Cuyahoga Valley National Park

Ohio & Erie Canal Towpath Trail
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The Towpath Trail follows the historic route of the Ohio & Erie Canal. Before the canal was built, Ohio was a sparsely settled wilderness where travel was difficult and getting crops to market was nearly impossible. The canal, built between 1825 and 1832, provided a successful transportation route from Cleveland, on Lake Erie, to Portsmouth, on the Ohio River. The canal opened up Ohio to the rest of the settled eastern United States. Today you can walk or ride along the same path that the mules used to tow the canal boats loaded with goods and passengers. The scene would have been different then: The canal was full of water, carrying a steady flow of boats among the constant conversations of "canawlers."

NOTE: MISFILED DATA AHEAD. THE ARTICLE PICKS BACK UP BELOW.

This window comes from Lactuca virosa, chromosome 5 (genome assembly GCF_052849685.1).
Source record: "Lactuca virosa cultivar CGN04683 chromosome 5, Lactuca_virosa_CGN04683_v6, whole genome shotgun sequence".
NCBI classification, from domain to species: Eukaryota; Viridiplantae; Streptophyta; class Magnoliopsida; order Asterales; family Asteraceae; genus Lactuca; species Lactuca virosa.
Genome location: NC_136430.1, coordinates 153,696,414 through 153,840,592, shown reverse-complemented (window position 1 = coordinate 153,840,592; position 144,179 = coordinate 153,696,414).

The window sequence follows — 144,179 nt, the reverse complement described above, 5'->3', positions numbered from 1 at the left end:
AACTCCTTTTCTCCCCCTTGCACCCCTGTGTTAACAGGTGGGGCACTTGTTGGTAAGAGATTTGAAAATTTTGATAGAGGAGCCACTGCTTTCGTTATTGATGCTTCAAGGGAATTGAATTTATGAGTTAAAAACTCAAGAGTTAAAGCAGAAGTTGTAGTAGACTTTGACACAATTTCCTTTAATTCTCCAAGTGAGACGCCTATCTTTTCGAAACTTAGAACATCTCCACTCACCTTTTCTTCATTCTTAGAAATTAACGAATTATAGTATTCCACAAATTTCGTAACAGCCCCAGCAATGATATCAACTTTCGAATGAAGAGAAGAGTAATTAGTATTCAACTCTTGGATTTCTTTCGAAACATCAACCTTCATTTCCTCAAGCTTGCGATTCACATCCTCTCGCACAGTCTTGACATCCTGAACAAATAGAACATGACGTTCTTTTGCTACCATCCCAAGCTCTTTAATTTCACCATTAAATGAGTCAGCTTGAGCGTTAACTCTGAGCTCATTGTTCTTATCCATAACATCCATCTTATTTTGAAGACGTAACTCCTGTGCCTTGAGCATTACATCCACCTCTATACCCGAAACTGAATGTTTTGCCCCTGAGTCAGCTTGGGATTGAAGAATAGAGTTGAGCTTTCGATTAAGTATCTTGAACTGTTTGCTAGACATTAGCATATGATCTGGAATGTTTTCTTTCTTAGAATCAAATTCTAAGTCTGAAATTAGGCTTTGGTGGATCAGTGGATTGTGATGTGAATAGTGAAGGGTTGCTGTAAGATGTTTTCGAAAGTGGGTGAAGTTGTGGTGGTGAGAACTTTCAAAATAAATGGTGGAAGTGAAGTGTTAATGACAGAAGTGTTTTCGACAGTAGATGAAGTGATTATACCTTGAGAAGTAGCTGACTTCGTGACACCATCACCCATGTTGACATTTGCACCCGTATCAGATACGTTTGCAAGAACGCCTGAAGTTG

This multi-purpose trail is the major trail through Cuyahoga Valley National Park. From it you can make connections to many of the natural and historic sites in the park and to other trails which intersect along the way.

You can still see remnants of that former scene as you pass many of the canal locks and related structures. From the vantage point of the Towpath Trail you can also enjoy the beauty of forests, fields, and wetlands flanking the path as it wends its way through the Cuyahoga River valley. Signs along the trail explain many of these canal features and historic areas.

A visit to Canal Visitor Center or Hunt Farm Visitor Information Center can make your outing on the Ohio & Erie Canal Towpath Trail even more enjoyable. At either of these stops you can talk to a park ranger, see exhibits, and get information.

Published: 29 Apr 2002 | Last Updated: 15 Sep 2010
Details mentioned in this article were accurate at the time of publication


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